- Use your ever-present phone to remind you of things.
Use timers, alarms, reminder apps, calendar notifications and the like to make sure you never miss a meeting or forget to get back to someone again.
- Audiobooks and podcasts are great resources for learning new things while you are in transit.
Your commute is a great time to consume audiobooks and podcasts about topics that interest you.
- Unsubscribe from e-mails you don’t read.
If you consistently delete e-mails from organizations without reading them, do yourself a favor and take 30 extra seconds to unsubscribe so you don’t have to deal with them again.
- Focus can be depleted just like energy, so maintain a list of “brain dead” tasks you can work from when your focus and energy are waning.
Things like organizing your desk drawers, sweeping your office, filing your piles, or cleaning up a shared space are great ways to accomplish something when you just don’t have the focus or energy to tackle difficult work.
- Complaining is a huge waste of time that accomplishes nothing. Stop doing it.
How much time would you recoup if you didn’t waste it complaining? How much could you accomplish/overcome if you chose to pursue solutions instead of complaining?
- Complete similar tasks in batches instead of doing them individually as they show up.
Collecting paperwork to process at the same time or replying to e-mail in clusters instead of one at a time are two great ways to save a great deal of time each week, but there are many more.
- Choose to be fully present and engaged wherever you are.
Participate in the meeting, enjoy the vacation, cheer your kid on at the soccer game, listen intently to the presentation. Be where you are. Completely.
- Relationships are never a waste of time, but most meetings are.
Don’t let unproductive meetings convince you that human interactions are equally unproductive. The professional relationships you build at work are incredibly important.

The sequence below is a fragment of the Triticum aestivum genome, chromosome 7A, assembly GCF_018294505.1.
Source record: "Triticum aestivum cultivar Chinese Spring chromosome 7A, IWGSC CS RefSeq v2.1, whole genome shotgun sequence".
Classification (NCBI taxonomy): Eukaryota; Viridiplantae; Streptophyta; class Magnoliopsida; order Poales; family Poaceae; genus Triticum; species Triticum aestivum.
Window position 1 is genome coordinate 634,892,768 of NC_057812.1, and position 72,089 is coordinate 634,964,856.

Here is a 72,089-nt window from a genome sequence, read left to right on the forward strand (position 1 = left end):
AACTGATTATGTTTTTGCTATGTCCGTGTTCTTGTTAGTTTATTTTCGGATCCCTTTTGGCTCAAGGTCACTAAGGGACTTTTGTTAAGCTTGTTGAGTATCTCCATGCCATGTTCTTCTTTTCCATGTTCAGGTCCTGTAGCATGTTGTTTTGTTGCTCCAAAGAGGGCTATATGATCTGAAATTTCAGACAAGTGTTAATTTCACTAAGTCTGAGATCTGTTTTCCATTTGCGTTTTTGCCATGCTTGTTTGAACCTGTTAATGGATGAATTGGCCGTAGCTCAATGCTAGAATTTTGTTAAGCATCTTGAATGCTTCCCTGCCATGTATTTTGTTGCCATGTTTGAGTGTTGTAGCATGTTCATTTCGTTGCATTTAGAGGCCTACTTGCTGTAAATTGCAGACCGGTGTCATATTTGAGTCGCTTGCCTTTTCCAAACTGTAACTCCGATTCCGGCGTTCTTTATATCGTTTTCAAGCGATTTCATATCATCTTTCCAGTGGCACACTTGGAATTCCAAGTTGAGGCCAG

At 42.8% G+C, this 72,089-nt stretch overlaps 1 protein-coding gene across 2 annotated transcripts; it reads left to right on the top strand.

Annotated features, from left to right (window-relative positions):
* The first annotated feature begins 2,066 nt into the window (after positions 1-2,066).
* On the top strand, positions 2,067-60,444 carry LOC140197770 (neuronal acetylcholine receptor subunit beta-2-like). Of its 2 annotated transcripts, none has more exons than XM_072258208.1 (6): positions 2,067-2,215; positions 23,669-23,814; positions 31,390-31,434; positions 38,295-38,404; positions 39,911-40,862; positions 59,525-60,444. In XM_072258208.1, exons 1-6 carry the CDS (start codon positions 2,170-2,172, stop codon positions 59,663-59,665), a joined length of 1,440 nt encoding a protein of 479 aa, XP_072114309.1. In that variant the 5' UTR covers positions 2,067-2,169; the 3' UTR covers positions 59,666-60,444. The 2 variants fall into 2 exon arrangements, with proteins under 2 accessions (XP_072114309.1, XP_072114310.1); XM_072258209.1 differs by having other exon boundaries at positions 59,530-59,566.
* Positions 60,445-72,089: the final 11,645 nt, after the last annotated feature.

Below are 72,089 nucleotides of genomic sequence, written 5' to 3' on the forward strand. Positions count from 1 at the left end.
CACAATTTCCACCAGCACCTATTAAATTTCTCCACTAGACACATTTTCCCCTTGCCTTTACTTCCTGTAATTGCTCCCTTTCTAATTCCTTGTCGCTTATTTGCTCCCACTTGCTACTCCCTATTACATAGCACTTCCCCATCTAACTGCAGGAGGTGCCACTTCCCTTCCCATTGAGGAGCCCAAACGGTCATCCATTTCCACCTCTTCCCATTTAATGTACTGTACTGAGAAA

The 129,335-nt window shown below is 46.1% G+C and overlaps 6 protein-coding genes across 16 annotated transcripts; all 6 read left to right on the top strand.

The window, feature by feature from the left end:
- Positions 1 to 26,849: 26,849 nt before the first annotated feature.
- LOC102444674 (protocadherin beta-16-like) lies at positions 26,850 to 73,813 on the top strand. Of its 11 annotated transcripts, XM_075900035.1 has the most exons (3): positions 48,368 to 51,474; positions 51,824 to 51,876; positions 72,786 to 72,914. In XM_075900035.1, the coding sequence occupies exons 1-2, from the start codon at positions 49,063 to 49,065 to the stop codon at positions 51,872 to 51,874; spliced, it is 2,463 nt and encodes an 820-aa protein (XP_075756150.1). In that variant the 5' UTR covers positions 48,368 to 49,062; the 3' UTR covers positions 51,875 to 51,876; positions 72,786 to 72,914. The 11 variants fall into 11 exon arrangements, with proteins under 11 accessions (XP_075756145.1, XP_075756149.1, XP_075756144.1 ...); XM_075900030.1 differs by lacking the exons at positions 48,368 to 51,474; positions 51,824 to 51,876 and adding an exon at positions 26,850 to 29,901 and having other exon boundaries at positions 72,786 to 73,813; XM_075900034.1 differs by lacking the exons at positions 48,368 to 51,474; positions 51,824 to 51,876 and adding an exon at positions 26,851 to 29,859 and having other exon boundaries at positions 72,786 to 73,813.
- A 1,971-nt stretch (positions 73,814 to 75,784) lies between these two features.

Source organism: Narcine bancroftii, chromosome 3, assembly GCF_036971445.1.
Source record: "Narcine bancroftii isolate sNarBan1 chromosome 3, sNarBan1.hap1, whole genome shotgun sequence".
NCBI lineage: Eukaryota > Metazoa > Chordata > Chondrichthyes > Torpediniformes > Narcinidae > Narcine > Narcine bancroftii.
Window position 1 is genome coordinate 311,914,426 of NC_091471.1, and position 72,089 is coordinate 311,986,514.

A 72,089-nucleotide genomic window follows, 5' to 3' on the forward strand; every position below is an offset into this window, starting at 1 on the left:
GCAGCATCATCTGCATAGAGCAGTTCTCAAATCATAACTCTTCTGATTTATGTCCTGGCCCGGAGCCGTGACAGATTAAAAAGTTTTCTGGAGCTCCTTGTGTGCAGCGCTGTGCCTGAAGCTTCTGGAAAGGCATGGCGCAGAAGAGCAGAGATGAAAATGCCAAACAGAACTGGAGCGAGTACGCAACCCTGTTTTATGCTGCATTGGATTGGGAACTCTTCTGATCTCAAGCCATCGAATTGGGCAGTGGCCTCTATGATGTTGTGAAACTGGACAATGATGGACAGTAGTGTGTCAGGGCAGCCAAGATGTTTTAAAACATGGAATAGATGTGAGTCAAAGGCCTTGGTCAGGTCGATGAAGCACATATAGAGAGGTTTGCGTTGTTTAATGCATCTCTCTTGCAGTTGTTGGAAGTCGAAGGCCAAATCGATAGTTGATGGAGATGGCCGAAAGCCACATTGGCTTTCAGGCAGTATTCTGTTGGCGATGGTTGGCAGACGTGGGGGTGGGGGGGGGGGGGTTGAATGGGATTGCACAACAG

- Multitasking is for amateurs. Do one thing at a time.
You likely think you are better at multitasking than you really are. There is simply no substitute for choosing to give focused attention to a single task.
- Disengage from people who refuse to respect your time.
If people consistently choose to show up late – or not at all – do yourself a favor and address the issue or stop taking meetings with them. You teach people how to treat you.
- Choose the most important item to accomplish on a given day.
It shouldn’t surprise you that your day will be full of surprises. You will need to renegotiate many of your plans throughout the day, but being clear about the one thing you are committed to accomplish will make you surprisingly effective in spite of the surprises.
- Wasting time isn’t a waste.
Taking a walk to clear your head, pausing to watch a funny video, or spending 5-minutes chatting with a friend are all great examples of things that, in moderation, can help you do your very best work throughout the day. You can’t exert maximum effort every minute of the day, so plan occasional breaks to help prepare you for the next big push.
- Turn a big project into a series of smaller projects.
You can eliminate much of the overwhelm associated with big projects by finding the smaller, more manageble projects hidden within.
- Have a plan for the gaps in your workday.
A cancellation or unexpected delay can leave you with weird pockets of time that can be used to your advantage if you are prepared. Instead of immediately going to Facebook, try using your phone to catch up on a few articles, knock out some e-mails, or capture ideas you don’t want to lose.
- Get plenty of sleep.
Your body needs to rest to achieve peak performance. A lot of important things are going on inside you while you are sleeping – like cell and tissue repair, muscle growth, heavy lifting by your immune system, memory management, and energy renewal – that help you work smarter and push harder during your waking hours, so get some rest.